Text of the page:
First, in Europe. Obama has systematically worked to reduce American exceptionalism, and to bring it under the power of European internationalists and one-worlders. Reversing the previous decisions by U.S. Presidents to refuse to allow international (and specifically European) bodies, such as the International Court of Justice, to have power over U.S. interests, Obama is working hard to submit us to them. He is, even as I write this, over in Copenhagen, hard at work selling out American sovereignty to internationalists, using the spurious premise of the imminent destruction of the world via “global warming” as an excuse to submit us to an economy-destroying emissions treaty. This is not simply an attack on American national sovereignty, it is also designed to be a manacle preventing the U.S. from exercising its power to maintain the capitalistic thalassocratic system. One of the benefits of American power during the Cold War was that, while we might play along with the United Nations and other international bodies when it suited us, our power gave us the option, and the very real ability, to operate independently of these international bodies whenever they made stupid decisions, as they often did. If we lose our sovereignty, we lose our ability to not be sucked into other nations’ bad ideas, especially those that would fundamentally undermine our economic strength and flexibility.

Not only this, but Obama has also basically destroyed the progress that we had made in courting and securing valuable allies in Eastern Europe, such as Poland, Ukraine, and the Czech Republic. Having these nations as a counterbalance to Russia was an important part of maintaining the balance of power, both in Europe and on the high seas, forcing the Russians to devote energy and time westward instead of outward. Yet, by unilaterally backing out of our missile defense treaties with the Poles and the Czechs (which were defensive, despite the Russian propaganda – you don’t attack anybody with anti-missile missiles), Obama not only alienated these nations, but has done even greater damage. He has proven that a treaty with the United States is not worth the paper it is written on.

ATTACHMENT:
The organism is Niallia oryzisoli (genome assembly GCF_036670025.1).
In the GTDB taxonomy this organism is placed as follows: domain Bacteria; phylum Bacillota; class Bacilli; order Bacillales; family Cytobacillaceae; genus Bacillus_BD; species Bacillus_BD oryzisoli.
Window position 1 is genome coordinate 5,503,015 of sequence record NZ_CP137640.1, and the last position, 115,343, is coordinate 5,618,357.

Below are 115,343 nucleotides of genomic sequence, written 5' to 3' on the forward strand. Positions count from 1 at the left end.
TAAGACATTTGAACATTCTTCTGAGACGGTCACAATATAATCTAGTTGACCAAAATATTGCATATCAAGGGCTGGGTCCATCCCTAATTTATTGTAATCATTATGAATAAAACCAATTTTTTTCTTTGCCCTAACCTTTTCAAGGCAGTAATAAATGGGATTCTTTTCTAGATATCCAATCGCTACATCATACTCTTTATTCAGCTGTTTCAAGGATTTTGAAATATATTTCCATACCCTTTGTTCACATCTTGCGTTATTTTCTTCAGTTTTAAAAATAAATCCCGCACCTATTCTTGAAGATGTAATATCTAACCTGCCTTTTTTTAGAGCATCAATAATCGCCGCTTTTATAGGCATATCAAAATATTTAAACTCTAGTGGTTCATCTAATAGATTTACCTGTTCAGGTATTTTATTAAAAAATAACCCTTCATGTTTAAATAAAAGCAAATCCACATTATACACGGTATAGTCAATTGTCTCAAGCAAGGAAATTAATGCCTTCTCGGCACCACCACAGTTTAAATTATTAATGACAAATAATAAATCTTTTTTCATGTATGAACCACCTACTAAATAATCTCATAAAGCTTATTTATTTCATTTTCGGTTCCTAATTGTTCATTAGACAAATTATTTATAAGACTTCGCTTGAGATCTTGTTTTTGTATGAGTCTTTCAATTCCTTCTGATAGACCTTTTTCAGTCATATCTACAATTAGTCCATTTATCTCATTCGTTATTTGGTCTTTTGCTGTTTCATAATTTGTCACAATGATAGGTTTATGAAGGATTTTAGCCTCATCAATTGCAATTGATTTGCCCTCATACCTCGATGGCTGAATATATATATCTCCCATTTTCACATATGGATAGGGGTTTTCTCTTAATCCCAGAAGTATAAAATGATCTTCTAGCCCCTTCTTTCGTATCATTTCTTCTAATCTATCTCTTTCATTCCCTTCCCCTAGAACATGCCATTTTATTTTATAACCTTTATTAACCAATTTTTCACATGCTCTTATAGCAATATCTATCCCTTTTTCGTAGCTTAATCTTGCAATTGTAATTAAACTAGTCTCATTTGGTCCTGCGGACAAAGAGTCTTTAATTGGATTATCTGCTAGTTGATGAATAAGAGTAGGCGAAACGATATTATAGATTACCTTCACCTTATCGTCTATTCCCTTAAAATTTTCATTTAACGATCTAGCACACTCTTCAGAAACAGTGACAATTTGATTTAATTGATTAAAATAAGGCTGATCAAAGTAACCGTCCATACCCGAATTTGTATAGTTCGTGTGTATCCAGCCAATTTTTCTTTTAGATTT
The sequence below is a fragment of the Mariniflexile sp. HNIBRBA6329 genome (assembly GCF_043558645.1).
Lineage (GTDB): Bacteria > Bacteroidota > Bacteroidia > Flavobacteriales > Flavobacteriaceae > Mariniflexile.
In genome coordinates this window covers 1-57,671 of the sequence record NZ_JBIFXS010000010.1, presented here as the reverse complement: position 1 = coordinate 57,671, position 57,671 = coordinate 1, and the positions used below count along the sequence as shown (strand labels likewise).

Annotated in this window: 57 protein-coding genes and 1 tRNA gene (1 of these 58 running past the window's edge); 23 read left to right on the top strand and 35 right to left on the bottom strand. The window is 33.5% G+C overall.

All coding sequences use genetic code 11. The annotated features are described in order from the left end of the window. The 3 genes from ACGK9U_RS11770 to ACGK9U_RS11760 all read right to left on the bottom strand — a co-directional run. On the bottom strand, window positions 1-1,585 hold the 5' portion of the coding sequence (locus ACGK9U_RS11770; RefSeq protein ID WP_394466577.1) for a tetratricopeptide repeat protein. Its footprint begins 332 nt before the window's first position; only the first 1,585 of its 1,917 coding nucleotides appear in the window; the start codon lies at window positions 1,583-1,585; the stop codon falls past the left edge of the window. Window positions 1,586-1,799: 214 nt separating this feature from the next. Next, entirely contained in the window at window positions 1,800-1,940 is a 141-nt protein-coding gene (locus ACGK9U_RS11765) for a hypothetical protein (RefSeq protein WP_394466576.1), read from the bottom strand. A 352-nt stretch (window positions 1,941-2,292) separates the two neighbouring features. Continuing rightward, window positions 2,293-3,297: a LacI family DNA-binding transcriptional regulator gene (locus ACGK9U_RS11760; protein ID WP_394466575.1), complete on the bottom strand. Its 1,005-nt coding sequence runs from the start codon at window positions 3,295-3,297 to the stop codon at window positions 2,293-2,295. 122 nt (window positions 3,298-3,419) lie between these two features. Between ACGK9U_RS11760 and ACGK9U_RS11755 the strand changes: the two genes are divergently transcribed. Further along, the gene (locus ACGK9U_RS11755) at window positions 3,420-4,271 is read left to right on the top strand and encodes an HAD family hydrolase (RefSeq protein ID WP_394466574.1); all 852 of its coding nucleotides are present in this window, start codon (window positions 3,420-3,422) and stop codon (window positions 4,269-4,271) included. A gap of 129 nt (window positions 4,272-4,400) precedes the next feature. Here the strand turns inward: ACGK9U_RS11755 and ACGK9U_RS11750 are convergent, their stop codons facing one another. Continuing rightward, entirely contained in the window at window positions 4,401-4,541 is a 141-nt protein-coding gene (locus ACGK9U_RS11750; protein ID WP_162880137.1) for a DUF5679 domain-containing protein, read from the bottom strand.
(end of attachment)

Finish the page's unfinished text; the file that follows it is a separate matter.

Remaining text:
In the Middle East, Obama appears to be going out of his way to antagonize the one solid ally that we have in the region – tiny, democratic Israel. He presumes to think to tell the Israelis what they can and can’t do, what they can and can’t build, in their own country. He also appears dangerously close to giving the Palestinians legitimacy in their actions against Israel, reversing long-standing U.S. policy that we have pursued for decades. I’m sure the radical Muslims are happy, but those seeking a stable Middle East should not be. Elsewhere in this region, Obama has basically made himself a laughingstock for the Iranians. They don’t respect him, they don’t fear him. They are accelerating their nuclear program and becoming more aggressive towards foreign commerce and shipping in and around the Persian Gulf. Libya, which had been effectively neutered by Bush, is now reneging on the positive steps it had taken towards leaving its status as a rogue regime. This can do nothing but help to strengthen the Islamism that threatens U.S. interests everywhere.

In East Asia, Obama is also considered a joke by the rogue regimes in China and North Korea. North Korea is becoming even more aggressive – even to the point of trying to engage (but unsuccessfully) South Korean naval units in cross-territorial combat, as well as firing ballistic missiles over the territorial waters of Japan. China, to whom Obama recently kowtowed, gave him absolutely nothing – not even “assurances” that they would work with him to achieved common goals. Indeed, China continues to pursue a hostile monetary policy towards the United States, and is beginning to step up its pressure against India, always with the veiled military threat, almost as if to dare the Indians to ask themselves whether the US will rescue them this time around should China decide to annex Arunachal Pradesh.